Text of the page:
Thursday, June 1, 2023
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Marc Jacobs Fall 2023 ready-to-wear

We are back at the Park Avenue Armory for the first time in three years with Marc Jacobs, and tonight’s collection coincides with his choreographed February show at the Karole Armitage 2020 What is the difference. The show was so dynamic that it took up much of the Armory’s vast space, with models and professional dancers wearing beautiful, colorful pieces that displayed the efficiency of American sportswear, and the show was almost a requiem.

The huge room was dark and almost empty, save for a row of chairs and a spotlight illuminating the space in front of them. Solo violinist Jennifer Koh performed part of Philip Glass’ “Einstein on the Beach”. Jacobs gave the collection a name — Heroes — and included a quote from Vivienne Westwood in his show notes that was more heartfelt than irreverent: “Fashion is life-enhancing, and I think it’s about doing it for other people. A lovely, generous thing.”

Westwood, who passed away on in December, posted a picture of this as she passed Jacobs A black and white photo of the legendary designer in his youth. In it, she wears her bleached blond hair brushed into spikes and wears a button-down shirt emblazoned with the words: “Speak Reason, Do Impossible.” At the time, Jacobs wrote, he was heartbroken, saying : “I continue to learn from your words and from all your extraordinary creations.”

Jacobs has many heroes: Yves Saint Laurent, Rei Kawakubo, Miuccia Prada. It’s a nod to the “Godmother of Punk,” from the tops of the models’ peroxide wigs to the bottoms of their platform shoes. You’ll recall that Naomi Campbell fell on her platform at Westwood’s fall1981 show. But Jacobs “learned” much more than that from the late designer.

Westwood Pirates circa “Bra” in which she twists T-shirt fabric into “nipples” reinterpreted as a casual knit Bodysuits and slit and ruched bodysuits. Here, the romantic silhouettes that Westwood took from Old Master paintings, with their linings and corsets, got baggy in military uniform, weighed down heavily on the frock pockets. Jacobs recreated her signature volume by turning blouses into skirts and tying the sleeves at the back, or had models wear jackets that were upside down, with hems that dramatically framed their faces. Several models walked by with their arms folded, imitating Westwood’s provocative audacity. By the way, turn those jackets right side up and you’re looking at some ace coats.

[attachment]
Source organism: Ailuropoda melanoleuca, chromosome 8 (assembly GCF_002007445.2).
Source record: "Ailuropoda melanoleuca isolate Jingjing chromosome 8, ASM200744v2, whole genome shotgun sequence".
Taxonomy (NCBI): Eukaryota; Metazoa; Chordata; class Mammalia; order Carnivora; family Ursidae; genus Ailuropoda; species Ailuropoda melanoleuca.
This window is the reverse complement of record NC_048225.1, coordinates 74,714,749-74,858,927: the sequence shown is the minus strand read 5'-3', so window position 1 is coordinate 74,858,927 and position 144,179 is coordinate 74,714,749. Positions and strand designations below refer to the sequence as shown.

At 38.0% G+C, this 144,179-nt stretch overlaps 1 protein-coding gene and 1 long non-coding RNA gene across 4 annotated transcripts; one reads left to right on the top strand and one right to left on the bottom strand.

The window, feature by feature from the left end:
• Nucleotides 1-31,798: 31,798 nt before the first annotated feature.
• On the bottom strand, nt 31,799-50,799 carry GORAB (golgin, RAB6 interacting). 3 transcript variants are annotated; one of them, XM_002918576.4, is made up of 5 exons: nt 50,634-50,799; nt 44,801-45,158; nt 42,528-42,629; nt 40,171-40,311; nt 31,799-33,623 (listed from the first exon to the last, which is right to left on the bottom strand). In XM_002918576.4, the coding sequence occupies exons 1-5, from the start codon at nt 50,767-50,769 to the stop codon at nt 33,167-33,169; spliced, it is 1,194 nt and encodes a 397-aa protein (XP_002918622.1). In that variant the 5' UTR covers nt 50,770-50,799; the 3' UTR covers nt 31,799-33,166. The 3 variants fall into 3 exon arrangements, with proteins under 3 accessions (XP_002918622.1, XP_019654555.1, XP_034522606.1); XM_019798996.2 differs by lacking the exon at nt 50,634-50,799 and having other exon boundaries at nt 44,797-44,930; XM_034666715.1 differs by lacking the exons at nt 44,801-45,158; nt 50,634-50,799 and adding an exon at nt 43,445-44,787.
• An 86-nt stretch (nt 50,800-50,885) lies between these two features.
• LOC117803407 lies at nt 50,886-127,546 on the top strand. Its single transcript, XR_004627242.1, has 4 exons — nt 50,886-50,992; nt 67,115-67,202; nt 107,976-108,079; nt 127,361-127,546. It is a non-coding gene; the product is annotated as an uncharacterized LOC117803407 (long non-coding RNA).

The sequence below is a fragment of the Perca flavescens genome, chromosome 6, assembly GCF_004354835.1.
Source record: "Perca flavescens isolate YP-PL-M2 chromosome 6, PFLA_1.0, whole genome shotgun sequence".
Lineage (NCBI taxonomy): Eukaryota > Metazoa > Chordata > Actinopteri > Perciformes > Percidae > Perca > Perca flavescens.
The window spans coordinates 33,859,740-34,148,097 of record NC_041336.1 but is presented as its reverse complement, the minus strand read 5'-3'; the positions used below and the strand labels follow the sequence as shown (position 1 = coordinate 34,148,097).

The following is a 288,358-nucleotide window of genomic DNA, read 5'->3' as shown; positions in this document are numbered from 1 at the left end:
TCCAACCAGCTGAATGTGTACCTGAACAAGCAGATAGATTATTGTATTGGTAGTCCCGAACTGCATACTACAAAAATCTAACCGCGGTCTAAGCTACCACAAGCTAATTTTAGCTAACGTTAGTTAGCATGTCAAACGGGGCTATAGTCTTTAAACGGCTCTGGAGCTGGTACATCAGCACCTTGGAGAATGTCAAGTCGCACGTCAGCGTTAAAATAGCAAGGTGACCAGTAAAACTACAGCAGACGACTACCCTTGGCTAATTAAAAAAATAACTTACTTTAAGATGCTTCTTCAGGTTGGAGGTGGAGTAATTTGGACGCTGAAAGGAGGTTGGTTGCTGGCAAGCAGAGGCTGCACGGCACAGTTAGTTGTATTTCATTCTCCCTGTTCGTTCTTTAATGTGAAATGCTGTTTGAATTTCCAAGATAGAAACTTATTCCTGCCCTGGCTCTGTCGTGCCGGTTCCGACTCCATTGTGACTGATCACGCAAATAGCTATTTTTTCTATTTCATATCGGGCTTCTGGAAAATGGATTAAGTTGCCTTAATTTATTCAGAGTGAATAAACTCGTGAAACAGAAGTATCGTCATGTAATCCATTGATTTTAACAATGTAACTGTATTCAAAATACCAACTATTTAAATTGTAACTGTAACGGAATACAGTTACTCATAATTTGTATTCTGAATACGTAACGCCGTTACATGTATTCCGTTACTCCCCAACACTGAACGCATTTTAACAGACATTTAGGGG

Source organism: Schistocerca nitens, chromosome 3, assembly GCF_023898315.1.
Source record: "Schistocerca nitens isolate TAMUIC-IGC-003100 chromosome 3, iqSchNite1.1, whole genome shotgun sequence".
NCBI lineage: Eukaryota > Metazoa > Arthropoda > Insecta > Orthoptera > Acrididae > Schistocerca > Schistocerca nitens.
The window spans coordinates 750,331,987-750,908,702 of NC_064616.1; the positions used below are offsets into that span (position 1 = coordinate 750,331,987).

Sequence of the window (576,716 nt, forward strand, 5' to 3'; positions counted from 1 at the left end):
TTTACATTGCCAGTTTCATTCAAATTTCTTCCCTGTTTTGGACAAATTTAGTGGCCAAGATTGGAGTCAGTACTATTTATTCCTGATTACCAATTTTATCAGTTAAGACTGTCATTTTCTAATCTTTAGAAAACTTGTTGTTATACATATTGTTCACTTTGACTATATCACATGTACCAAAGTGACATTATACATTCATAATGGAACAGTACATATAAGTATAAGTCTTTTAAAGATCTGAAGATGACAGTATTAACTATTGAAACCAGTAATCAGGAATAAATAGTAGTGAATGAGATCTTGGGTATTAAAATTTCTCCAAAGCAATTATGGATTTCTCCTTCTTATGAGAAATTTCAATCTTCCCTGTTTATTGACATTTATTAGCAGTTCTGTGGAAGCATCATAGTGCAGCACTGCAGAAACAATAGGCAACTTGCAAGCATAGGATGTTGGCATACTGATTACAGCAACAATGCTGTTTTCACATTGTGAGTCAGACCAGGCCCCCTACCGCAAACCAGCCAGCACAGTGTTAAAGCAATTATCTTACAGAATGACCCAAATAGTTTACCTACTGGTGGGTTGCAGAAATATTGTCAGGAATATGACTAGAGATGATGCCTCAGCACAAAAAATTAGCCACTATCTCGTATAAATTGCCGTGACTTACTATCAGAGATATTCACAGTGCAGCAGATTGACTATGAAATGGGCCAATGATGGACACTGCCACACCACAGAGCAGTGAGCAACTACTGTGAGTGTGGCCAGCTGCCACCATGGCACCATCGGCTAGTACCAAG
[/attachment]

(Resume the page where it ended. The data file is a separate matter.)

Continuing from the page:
Long coats with quilted geometric panels may not be a direct lineage, but their DIY style echoes Westwood’s punk spirit. They’re special pieces, prized not because of the materials Jacobs uses—they actually look austere—but because of their extraordinary craftsmanship.

Tonight’s show pre-empts the official opening of New York Fashion Week Week by Day. In the pre-pandemic era, Jacobs was the big thing in New York. Since then, he has dropped out of the schedule, and the collections shown have only become more expressive—with odder shapes and layers. This time around, it was all of that, along with tonal crystals, crushed velvet in ruby ​​and chartreuse, and giant polka dots. A touch of sadness, yes, but also life-enriching.



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